Through Silver in Blood

#10 – Introducing the top ten is the ugliest, heaviest and vastest album on the list (and most other lists). Through Silver in Blood is unrelentingly crushing, but its power lies in its insidiously diverse approach; as overwhelming as all-out sludgefests like Locust Star and the title track are, the ambient melodic minor-laden Enclosure in Flame, the haunting piano of Strength of Fates and the orchestral scope of Aeon take the album to a whole new level and provide a dynamic level that takes its heavier moments to an even greater extreme. Neurosis were at the top of their game here, blending their experimental spirit with the loudest, most harrowing intensity that they ever put to record.
9Protest the Hero

#9 – Kezia is awesome for two main reasons: riffs and passionate vocals. Generic reasons they may be, but both aspects of the album are so strong that it manages to claw its way all the way up to position number nine. I’m a total sucker for a good hook and a bit of flashy delivery, and Protest the Hero deliver with their bombast and intensity dials turned up to 11. Although their later albums are all tighter, slicker and better produced, Kezia has a raw edge that makes it sound so much more real and less wanky to my ears.

#8 – A long-time favourite (as in #1) album, Judgement takes the inner turmoil of doom and injects it into alternative rock. Some parts are highly dramatic (Wings of God, Parisienne Moonlight) and some are beautifully subdued (Make it Right, Forgotten Hopes), but the whole album is an amazingly touching release of grief from start to finish. I don’t feel as attached to it as I used to, mainly because I feel a lot more contented and self-assured than the teenager who got into this several years ago, but Judgement is an essential part of my musical history and remains a favourite.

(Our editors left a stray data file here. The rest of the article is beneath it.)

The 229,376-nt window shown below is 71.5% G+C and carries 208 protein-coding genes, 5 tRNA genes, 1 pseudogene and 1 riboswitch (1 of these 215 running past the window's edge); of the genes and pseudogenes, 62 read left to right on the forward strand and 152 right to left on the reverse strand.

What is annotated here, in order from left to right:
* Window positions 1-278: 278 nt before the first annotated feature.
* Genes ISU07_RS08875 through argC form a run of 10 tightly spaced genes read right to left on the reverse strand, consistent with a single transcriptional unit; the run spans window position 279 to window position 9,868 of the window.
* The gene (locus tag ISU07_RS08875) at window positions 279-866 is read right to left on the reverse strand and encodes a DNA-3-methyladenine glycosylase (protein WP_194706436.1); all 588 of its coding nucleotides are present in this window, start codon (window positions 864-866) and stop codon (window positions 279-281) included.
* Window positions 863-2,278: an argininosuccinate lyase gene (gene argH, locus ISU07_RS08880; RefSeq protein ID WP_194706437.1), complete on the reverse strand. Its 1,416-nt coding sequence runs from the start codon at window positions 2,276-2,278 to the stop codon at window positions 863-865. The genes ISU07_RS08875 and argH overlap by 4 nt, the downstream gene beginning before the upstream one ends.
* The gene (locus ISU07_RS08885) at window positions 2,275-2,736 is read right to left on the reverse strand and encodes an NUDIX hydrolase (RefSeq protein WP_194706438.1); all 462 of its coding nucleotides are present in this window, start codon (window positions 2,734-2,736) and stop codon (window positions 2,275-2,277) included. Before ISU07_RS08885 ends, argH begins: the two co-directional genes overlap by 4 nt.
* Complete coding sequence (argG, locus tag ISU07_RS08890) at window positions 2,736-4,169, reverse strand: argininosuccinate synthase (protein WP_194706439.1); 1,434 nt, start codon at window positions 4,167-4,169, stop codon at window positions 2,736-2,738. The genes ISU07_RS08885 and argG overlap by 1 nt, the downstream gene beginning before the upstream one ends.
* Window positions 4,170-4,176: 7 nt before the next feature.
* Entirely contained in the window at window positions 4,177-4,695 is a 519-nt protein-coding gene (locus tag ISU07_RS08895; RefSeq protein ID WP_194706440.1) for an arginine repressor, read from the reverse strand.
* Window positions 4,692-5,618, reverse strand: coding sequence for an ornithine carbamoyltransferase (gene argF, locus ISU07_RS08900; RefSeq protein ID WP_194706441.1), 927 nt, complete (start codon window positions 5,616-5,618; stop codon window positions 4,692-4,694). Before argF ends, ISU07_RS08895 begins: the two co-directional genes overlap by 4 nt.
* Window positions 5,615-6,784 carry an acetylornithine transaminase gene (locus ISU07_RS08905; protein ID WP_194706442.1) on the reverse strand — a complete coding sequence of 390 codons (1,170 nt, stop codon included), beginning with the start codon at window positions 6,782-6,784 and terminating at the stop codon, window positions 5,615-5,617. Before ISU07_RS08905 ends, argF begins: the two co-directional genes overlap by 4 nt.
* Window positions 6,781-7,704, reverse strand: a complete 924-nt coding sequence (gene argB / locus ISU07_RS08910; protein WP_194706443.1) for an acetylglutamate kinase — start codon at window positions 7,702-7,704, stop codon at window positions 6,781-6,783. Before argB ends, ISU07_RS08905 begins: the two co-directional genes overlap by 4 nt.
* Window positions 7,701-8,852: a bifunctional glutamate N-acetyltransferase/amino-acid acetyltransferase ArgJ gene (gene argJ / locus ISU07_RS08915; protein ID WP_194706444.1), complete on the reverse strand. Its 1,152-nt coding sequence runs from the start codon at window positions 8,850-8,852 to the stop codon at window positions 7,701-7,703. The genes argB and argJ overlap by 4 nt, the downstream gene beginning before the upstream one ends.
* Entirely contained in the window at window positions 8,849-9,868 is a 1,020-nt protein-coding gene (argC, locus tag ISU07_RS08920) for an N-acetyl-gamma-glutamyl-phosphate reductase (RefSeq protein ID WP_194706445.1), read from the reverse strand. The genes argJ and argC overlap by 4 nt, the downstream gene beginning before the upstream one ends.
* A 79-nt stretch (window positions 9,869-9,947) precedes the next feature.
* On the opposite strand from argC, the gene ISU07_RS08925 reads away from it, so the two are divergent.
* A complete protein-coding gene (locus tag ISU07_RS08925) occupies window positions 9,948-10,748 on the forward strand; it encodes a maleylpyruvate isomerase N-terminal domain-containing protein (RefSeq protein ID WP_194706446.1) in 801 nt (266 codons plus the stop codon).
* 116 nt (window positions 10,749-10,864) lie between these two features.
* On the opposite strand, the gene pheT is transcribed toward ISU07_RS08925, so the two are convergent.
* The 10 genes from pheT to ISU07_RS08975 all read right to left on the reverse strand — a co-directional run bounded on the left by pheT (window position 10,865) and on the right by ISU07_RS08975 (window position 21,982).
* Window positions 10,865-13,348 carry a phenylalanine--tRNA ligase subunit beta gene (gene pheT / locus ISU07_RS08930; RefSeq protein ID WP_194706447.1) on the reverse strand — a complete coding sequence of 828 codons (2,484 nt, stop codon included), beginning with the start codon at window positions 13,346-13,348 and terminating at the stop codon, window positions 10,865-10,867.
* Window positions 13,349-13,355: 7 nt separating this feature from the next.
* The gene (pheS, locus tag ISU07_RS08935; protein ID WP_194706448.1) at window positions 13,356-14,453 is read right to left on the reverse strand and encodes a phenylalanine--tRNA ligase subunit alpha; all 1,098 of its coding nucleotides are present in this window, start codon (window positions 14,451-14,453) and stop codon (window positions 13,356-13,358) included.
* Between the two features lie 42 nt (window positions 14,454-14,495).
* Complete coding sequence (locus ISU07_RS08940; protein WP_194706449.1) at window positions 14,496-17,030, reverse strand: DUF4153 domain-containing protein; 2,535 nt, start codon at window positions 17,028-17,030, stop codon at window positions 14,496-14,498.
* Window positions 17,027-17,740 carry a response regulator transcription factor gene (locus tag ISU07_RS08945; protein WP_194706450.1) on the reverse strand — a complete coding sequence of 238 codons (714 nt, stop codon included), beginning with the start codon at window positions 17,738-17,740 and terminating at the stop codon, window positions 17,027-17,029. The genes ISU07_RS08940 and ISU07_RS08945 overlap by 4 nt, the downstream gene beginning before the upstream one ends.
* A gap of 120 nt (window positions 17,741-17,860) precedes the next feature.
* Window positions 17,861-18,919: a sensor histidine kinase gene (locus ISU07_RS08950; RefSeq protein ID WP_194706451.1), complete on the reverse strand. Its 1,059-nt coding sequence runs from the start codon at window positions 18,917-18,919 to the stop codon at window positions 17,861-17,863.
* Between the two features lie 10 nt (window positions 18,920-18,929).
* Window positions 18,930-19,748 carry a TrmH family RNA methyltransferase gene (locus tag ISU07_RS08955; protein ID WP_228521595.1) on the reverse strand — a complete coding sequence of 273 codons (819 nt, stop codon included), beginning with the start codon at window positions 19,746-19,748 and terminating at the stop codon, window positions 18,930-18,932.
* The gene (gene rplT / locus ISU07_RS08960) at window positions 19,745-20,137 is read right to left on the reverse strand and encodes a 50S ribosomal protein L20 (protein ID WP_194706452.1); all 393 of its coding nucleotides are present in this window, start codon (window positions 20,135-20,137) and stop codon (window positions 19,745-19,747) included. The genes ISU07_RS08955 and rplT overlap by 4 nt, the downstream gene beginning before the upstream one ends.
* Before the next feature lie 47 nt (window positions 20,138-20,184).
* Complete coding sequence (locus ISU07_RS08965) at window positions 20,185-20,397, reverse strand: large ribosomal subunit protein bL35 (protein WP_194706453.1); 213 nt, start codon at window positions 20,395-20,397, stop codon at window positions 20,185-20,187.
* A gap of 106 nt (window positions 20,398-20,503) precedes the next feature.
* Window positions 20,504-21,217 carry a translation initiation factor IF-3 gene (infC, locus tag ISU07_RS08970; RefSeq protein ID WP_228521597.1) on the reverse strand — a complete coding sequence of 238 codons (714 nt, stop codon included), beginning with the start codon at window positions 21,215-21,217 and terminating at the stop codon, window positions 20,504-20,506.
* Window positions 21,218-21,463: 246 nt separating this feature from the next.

7Sigur Ros
Agaetis Byrjun

#7 – Agaetis Byrjun does not feel like it belongs in our world. Its beautiful soundscapes are delivered in such a foreign (beyond the Icelandic lyrics and titles) manner that their relatability is almost surprising. Whilst ( ) is Sigur Ros’ most ambitious album, Agaetis favours creativity and variety over epic scope (which it still has in spades) and comes across as fresher and more inspired as a result. This album is so beautiful and so impossibly real that it deserves a place in anyone’s list; I think that I could have heard it yesterday and still put it in the exact same place. This is not an album that gets better or worse over time because it’s never anything less than profoundly moving.
6Dead Can Dance
Within the Realm of a Dying Sun

#6 – The timeless feeling of Agaetis is fairly similar to that of Within the Realm… but there’s a crucial difference: this is a dark, dark album. The simplicity of its melodies and its short runtime only make it more powerful; the haunting atmosphere introduced in the first half by Brendan Perry is whipped up into a near exorcism by Lisa Gerrard’s astounding one-two combination of Cantara/The Summoning of the Muse in the second half. The mesmerisingly disconcerting vibes here are second to none, allowing Within the Realm… to hold its own as an album that deserves by be heard by everyone able to do so.
Ashes Against the Grain

#5 – Maybe it’s not as emotionally poignant as The Mantle, but Agalloch’s finest album utilises a more direct style of songwriting to trim the fat and deliver six fantastically focused songs that all stand out as their best work. Fire Above, Ice Below, Limbs and Bloodbirds stand out as especially immersive songs, whilst Not Unlike the Waves breaks into compound time for an excellent folk metal stomp. Ashes is breathtakingly epic and shows Agalloch at their most immediate and most satisfying.